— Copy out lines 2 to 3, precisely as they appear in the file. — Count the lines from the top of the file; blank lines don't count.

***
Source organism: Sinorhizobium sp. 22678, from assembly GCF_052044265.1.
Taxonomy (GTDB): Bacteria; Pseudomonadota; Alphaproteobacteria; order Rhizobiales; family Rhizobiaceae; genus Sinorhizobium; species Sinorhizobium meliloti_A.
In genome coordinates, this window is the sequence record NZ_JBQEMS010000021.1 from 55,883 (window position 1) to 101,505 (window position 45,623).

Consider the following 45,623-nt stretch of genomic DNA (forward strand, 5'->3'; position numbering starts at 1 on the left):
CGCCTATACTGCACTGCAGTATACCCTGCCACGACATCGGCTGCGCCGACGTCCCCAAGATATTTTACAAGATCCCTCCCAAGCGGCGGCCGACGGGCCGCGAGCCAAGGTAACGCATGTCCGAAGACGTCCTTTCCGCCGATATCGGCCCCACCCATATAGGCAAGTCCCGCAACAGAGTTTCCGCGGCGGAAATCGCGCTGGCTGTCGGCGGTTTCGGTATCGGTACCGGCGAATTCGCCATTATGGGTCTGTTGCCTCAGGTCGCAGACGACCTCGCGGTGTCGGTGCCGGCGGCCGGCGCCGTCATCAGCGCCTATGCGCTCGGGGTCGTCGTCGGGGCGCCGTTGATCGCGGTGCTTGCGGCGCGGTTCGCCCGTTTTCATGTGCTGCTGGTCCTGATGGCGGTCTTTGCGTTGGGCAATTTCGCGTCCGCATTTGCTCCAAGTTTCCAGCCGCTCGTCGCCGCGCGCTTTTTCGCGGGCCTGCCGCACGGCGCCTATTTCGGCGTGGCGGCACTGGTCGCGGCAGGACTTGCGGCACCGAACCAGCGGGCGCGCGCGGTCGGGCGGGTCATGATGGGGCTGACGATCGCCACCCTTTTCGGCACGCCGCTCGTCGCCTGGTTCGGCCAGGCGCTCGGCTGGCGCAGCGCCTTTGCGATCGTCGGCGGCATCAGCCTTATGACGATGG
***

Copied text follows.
Taxonomy (GTDB): Bacteria; Pseudomonadota; Alphaproteobacteria; order Rhizobiales; family Rhizobiaceae; genus Sinorhizobium; species Sinorhizobium meliloti_A.
In genome coordinates, this window is the sequence record NZ_JBQEMS010000021.1 from 55,883 (window position 1) to 101,505 (window position 45,623).